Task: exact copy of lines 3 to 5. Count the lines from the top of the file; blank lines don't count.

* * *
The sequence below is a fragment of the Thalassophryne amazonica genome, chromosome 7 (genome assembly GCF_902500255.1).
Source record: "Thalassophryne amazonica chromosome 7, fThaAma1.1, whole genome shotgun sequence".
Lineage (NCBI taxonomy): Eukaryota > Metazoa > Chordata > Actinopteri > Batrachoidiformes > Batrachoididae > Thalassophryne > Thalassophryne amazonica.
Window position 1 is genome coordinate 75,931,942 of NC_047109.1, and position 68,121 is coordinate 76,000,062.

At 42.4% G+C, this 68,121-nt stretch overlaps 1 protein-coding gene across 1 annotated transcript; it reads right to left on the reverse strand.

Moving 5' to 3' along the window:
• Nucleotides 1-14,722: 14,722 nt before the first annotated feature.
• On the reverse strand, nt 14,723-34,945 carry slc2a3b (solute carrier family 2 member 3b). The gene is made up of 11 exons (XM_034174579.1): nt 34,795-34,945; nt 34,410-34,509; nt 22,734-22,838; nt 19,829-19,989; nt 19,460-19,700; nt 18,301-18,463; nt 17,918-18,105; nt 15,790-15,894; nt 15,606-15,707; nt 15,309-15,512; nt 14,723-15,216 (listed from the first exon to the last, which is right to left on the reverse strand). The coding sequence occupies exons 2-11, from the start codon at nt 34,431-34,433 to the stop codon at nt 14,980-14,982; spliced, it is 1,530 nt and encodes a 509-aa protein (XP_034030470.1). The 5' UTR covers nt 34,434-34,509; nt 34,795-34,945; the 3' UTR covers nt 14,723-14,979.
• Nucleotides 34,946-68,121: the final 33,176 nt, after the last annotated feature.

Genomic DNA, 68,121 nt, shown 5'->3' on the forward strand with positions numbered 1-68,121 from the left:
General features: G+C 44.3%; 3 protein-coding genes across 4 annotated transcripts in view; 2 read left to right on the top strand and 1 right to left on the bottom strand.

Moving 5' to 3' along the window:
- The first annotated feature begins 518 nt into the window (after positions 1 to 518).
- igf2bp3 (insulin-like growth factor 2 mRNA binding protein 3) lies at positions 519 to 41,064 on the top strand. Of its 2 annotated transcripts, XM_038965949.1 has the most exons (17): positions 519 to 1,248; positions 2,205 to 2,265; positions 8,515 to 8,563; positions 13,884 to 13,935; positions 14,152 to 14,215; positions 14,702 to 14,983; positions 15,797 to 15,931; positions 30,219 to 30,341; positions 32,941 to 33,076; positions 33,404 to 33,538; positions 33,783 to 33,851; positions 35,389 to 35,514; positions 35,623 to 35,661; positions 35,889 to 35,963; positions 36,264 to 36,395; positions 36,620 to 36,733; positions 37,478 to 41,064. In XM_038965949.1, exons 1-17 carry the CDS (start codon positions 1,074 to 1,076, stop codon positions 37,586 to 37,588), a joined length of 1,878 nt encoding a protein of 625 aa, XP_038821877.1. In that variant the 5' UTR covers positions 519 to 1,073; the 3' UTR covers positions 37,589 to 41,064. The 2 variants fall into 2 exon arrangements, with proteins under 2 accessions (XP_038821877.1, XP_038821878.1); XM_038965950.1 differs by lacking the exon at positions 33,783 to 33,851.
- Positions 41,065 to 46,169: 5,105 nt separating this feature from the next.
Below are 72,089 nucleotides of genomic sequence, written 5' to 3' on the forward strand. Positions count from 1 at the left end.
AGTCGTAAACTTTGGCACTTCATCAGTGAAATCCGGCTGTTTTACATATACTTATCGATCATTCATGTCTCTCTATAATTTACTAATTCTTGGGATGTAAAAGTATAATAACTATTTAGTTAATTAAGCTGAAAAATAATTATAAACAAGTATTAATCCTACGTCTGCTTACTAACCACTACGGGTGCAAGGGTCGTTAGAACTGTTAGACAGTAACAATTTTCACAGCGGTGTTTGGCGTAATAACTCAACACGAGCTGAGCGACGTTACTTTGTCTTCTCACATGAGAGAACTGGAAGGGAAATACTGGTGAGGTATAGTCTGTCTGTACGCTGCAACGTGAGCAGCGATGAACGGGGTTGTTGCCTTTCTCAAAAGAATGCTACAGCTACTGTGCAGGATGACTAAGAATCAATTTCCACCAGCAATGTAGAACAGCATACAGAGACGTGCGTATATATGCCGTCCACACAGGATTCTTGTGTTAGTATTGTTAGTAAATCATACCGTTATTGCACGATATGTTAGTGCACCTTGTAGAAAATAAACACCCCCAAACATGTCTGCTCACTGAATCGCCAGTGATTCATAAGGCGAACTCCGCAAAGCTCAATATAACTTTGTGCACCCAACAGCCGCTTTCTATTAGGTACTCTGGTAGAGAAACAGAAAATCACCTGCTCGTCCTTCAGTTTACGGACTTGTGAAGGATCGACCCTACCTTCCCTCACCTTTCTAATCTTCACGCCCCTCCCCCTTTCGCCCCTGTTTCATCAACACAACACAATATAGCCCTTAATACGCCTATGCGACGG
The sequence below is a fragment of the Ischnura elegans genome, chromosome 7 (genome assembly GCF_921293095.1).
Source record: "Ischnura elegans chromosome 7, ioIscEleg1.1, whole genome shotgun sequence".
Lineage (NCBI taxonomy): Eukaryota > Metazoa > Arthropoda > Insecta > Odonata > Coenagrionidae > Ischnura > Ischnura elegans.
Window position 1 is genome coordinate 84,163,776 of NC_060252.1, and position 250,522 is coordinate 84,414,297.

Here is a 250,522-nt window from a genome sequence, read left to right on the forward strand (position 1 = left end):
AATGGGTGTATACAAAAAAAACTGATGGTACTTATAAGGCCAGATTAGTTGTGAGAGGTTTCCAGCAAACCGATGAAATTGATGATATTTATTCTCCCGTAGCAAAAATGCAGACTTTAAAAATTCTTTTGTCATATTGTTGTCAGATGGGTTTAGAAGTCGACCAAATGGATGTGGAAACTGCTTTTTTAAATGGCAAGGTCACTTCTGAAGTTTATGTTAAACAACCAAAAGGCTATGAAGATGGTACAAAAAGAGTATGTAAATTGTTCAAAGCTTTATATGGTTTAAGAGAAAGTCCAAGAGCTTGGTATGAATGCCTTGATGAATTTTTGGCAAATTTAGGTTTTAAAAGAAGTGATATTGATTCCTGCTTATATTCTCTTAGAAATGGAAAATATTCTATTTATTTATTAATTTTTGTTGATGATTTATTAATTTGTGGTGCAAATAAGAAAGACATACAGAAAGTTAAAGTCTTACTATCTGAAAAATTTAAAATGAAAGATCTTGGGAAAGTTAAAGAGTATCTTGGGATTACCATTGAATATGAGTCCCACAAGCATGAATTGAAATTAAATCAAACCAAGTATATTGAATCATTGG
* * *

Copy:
Lineage (NCBI taxonomy): Eukaryota > Metazoa > Chordata > Actinopteri > Batrachoidiformes > Batrachoididae > Thalassophryne > Thalassophryne amazonica.
Window position 1 is genome coordinate 75,931,942 of NC_047109.1, and position 68,121 is coordinate 76,000,062.

At 42.4% G+C, this 68,121-nt stretch overlaps 1 protein-coding gene across 1 annotated transcript; it reads right to left on the reverse strand.